YOU can’t blame My Family star Robert Lindsay for wanting to be British cinematographer Jack Cardiff. Who wouldn’t? Cardiff was the man who lit and sometimes loved such Hollywood greats as Marilyn Monroe and Katharine Hepburn, not to mention Audrey, Ava and Sophia too.
Writer Terry Johnson sidesteps the many traps of that most tedious of genres, the biopic, by concentrating on the final reel of the late, great filmmaker’s life. (He died in 2009.) Egged on by his son Mason (Barnaby Kay), and despite suffering from Alzheimer’s, Jack is writing his autobiography.
To help his memory Mason has built a shrine to his father’s career in the garage of Jack’s home in Cambridgeshire. The room is dominated by the Technicolor movie camera with which Jack ‘painted’ such masterpieces as The Red Shoes and Black Narcissus.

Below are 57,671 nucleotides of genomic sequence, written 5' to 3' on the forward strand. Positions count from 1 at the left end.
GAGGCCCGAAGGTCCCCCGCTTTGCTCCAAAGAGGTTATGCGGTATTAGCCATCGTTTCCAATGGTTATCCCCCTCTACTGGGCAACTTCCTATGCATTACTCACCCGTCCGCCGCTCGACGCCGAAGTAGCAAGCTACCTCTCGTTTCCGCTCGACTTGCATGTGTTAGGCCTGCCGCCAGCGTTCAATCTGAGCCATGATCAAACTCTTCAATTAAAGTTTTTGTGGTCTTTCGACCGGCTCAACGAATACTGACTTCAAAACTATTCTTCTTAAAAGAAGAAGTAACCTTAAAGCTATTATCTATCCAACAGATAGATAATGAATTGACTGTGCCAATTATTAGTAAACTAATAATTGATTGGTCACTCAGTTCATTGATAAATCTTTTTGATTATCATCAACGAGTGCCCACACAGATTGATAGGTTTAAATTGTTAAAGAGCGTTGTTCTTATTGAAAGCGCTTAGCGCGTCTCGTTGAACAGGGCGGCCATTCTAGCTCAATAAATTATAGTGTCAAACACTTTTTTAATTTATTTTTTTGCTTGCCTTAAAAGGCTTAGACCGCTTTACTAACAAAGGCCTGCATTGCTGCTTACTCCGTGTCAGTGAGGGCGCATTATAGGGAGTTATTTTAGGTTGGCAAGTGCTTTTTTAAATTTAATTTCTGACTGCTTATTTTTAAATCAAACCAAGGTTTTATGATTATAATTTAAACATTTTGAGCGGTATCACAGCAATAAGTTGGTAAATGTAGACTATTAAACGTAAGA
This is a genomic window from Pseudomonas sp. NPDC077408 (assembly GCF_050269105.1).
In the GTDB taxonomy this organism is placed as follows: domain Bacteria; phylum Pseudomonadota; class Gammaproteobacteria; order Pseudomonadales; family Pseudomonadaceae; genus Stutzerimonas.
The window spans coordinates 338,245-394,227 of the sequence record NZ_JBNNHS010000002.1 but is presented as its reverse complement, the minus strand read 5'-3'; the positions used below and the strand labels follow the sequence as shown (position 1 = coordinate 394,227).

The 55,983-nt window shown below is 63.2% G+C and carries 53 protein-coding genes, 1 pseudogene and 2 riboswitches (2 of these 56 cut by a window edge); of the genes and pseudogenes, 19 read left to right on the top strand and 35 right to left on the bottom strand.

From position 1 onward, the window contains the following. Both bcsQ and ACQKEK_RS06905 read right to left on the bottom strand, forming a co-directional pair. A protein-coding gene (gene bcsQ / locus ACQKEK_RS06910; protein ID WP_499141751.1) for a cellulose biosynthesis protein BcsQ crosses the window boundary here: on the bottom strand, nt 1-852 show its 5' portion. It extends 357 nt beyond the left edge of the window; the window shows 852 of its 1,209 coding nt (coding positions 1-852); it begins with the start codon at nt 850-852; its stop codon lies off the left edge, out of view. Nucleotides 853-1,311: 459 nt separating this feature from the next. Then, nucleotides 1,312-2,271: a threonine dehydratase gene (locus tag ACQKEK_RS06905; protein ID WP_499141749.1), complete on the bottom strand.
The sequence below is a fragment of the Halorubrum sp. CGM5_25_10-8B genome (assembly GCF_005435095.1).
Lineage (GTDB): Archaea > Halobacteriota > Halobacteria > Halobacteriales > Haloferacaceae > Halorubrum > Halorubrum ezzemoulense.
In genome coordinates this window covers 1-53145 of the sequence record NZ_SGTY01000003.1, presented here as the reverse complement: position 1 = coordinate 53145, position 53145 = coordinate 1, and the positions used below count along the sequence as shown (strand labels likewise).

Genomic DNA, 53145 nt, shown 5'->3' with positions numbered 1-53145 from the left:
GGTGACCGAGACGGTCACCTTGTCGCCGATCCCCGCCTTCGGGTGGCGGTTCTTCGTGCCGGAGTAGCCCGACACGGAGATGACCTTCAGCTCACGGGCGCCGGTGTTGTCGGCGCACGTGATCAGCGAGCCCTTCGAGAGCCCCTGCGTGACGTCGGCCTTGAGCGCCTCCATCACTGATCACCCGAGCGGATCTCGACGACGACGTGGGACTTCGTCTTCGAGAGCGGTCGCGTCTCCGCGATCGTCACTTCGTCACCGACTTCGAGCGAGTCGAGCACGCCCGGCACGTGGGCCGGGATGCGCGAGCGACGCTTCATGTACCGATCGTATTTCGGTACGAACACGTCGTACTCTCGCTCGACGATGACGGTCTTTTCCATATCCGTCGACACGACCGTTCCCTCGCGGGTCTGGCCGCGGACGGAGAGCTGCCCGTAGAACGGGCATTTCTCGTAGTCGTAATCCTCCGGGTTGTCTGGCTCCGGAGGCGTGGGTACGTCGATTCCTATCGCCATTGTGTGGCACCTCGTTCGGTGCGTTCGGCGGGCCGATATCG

It is in this man cave that Lindsay’s pugnacious Jack lives out much of what’s left of his life and relives its finest moments, mistaking his wife Nicola (Claire Skinner) for Hepburn or his carer Lucy (Rebecca Night) for Monroe.
Yet this is no maudlin melodrama about an old man losing his mind. Rather Lindsay’s Jack is always charismatic and, in the scene where he punches his son while mistaking him for Monroe’s husband Arthur Miller, pugilistic too.
Johnson’s plot inventively uses Jack’s condition to conjure vivid flashbacks. And the transition from Jack’s confused present to his triumphant past is superbly realised with the cast doubling or even trebling as Hollywood greats. Kay gets to be Bogart, Skinner is a wry Hepburn while Night’s luminous Monroe is as convincing as her vampish Lauren Bacall.
Meanwhile, Lindsay makes a plausible case for Jack as a man to whom the world’s most beautiful women were drawn like moths to light.